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15 Facts on Impending Closures of 40% of Universities in Russia

April 23rd, 2015

russia

According to a recent report by University World News Global Education, the Russian Ministry of Education and Science has announced that it will be closing a number of its universities and university branches by the end of 2016. These institutions are being shut down as part of a federal plan the Russian government has implemented for the development of education during 2016 to 2020. The government’s plan is to establish strong federal universities located in the 10 different regions in Russia.

Here are some highlights on these planned cuts:

1. At present, according to data from the Ministry, there are 593 state and 486 private institutions

2. According to date from the Ministry, the state universities have 1,376 branches and the private universities have 682.

3. Seven million students are attending state and private universities.

4. Two million of the students benefit from state-funded education which is about US$3,500 per student.

5. Number of Russian universities will be reduced by 40% by the end of 2016

6. Number of Russian university branches will be reduced by 80% by the end of 2016.

7. According to Dmitry Livanov, Russian Minister of Education and Science, the number of universities since the collapse of the USSR has increased extensively, especially in the number of private universities, as compared to the USSR period. He is quoted in the University World News Global Education as saying: “Unfortunately, the results of our monitoring showed that the quality of education provided by some of them is very poor.”

8. On March, 2016 the Ministry began conducting quality checks of the universities. Results are due on May 30, 2015.

9. Up to 100 universities will be subject to quality assessments within the new few months.

10. Majority of closures will affect private universities that have been determined to provide poor standards of education.

11. The cuts will also affect some state-owned universities.

12. Some of the closed universities, including their faculty and infrastructure, may be absorbed by other universities that are found eligible to continue their operations.

13. Faculty from the national universities have been promised by the Russian government that their salaries will not be cut and the same provision will apply to scholarships.

14. 53.5% of Russians have university degrees, yet, many Russian students, teachers and employers are dissatisfied with the quality of higher education in the country.

15. According to Education Minister Livanov, some of the institutions on the chopping block behaved as “offices for the sale of certificates that do not have an established training process and qualified teachers.”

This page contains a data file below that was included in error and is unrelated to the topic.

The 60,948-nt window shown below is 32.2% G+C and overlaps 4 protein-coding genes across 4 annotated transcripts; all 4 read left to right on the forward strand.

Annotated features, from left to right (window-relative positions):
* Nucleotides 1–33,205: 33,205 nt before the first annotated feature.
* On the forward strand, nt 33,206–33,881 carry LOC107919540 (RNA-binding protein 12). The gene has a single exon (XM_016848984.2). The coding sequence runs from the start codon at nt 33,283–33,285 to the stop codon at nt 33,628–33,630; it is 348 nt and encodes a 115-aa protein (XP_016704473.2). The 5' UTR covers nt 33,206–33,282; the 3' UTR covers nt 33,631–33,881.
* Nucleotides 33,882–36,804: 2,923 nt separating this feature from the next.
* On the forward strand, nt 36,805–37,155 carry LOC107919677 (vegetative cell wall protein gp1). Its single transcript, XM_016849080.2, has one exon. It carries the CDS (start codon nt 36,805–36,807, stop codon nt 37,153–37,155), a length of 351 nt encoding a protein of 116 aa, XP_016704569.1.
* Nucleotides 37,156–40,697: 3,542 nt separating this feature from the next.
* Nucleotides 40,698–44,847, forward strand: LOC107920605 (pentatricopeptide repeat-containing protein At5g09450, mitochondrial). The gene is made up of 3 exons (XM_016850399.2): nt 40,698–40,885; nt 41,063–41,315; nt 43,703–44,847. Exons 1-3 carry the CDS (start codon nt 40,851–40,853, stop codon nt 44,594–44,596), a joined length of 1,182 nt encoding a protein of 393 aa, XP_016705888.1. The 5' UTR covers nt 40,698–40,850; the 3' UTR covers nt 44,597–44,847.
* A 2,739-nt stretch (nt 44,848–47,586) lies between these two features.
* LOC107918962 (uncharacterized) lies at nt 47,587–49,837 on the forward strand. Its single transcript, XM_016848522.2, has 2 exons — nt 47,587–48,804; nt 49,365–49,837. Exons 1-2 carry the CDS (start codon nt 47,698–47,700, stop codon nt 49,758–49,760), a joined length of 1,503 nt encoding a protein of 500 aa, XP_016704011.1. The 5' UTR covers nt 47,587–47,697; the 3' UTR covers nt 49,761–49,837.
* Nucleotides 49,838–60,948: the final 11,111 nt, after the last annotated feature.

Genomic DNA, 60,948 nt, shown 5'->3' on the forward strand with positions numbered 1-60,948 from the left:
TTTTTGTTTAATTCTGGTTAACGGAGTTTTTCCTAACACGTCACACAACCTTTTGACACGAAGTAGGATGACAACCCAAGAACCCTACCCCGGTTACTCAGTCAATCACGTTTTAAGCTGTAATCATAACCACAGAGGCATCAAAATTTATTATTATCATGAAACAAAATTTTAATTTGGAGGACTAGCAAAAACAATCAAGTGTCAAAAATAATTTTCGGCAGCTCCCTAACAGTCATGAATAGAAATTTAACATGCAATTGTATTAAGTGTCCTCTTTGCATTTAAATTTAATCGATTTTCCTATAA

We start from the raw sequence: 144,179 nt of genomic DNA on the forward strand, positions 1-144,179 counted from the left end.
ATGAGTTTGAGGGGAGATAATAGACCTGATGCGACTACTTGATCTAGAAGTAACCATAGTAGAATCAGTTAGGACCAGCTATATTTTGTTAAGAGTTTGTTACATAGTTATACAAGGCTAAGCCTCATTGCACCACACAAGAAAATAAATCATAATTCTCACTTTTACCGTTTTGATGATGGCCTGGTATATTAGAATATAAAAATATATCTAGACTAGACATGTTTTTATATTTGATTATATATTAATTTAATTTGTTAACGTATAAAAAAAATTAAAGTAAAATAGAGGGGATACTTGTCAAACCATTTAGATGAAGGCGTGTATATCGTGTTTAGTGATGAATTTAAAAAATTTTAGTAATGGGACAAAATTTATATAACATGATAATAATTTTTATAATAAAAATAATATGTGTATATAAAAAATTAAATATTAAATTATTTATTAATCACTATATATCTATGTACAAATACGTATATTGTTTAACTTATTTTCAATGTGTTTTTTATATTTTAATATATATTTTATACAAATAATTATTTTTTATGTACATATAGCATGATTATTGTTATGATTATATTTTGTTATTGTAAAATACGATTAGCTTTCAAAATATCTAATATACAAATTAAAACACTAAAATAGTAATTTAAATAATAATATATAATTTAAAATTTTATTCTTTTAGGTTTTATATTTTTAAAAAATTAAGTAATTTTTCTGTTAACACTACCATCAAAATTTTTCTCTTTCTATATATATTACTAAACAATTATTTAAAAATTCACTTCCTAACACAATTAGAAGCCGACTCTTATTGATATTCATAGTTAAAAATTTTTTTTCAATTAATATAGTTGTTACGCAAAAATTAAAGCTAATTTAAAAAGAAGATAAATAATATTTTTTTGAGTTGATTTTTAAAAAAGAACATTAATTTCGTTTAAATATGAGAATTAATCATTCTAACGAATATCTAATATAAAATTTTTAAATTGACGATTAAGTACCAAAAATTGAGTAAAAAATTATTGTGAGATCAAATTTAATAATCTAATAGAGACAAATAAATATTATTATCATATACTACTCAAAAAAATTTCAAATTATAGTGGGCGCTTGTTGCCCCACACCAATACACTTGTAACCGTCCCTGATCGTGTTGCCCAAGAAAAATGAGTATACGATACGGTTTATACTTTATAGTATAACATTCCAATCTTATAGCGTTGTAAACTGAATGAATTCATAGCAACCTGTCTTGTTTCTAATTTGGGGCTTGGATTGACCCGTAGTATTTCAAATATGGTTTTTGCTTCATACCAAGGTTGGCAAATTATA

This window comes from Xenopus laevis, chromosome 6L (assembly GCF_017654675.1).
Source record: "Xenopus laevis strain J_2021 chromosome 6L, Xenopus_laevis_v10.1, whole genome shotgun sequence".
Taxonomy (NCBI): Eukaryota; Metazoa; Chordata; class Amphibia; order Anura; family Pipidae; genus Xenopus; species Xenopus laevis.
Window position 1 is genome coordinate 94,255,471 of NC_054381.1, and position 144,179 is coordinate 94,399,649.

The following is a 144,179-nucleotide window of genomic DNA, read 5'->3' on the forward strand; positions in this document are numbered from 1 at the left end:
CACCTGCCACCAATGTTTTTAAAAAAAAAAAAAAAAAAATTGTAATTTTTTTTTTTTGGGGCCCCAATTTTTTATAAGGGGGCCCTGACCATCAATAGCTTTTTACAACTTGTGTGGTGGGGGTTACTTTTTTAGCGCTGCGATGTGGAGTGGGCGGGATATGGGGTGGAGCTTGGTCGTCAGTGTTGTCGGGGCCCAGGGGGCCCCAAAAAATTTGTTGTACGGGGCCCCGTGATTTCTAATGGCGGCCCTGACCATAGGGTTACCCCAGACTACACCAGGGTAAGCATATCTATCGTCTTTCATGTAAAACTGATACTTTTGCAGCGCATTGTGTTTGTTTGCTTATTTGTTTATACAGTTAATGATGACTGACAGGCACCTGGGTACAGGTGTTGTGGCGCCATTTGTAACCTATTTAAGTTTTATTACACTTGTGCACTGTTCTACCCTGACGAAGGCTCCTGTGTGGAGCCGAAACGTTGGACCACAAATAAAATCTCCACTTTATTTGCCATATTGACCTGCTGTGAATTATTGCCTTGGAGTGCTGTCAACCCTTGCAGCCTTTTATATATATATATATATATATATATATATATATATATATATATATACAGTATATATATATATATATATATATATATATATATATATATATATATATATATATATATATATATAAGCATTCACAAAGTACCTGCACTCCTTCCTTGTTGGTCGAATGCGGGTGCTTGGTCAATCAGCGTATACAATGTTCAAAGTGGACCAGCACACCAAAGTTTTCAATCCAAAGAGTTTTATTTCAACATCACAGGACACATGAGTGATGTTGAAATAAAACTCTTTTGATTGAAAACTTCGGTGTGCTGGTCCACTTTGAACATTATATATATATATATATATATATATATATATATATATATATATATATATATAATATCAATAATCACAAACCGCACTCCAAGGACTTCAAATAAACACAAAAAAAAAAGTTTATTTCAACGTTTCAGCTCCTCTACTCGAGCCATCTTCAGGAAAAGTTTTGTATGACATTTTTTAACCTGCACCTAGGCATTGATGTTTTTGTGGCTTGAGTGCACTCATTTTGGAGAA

Please stay tuned as we await the results of the Ministry’s quality checks mid to late this year.

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The Academic Credentials Evaluation Institute, Inc. (ACEI), was founded in 1994 and is based in Los Angeles, CA, USA. ACEI provides a number of services that include evaluations of international academic credentials for U.S. educational equivalence, translation, verification, and professional training programs. ACEI is a Charter and Endorsed Member of the Association of International Credential Evaluators. For more information, visit www.acei-global.org.

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Dispatches from Paris, France

May 02, 2013

Eifell_Tower

No trip to Paris is complete without a stroll alongside the Seine to take in the sights and sounds of this charming city, paired with some café lounging and people watching, museum hopping, and in my case, exploring the City of Light by tracing Hemingway’s footsteps before he cheated on her with Spain and Cuba. It was propitious that I stayed in the Latin Quarter a stone throw away from the University of Paris I Pantheon-Sorbonne, University of Paris Faculty of Law, University of Paris Faculty of Medicine and several Institutes of Higher Education in Fine Arts, Agriculture and Engineering. Dropping into these campuses and seeing the facilities and rubbing shoulders with hip philos standing on the sidewalks taking long puffs on their Marlboros (smoking is no longer permitted inside buildings) engaged in friendly and at times heated banter, walking past outdoor cafes, sandwich stalls and gyro stands on Rue de Mouffetard where inexpensive and tasty fare satisfies the college student’s budget was the visceral experience (albeit brief) I had of the life of a French university student.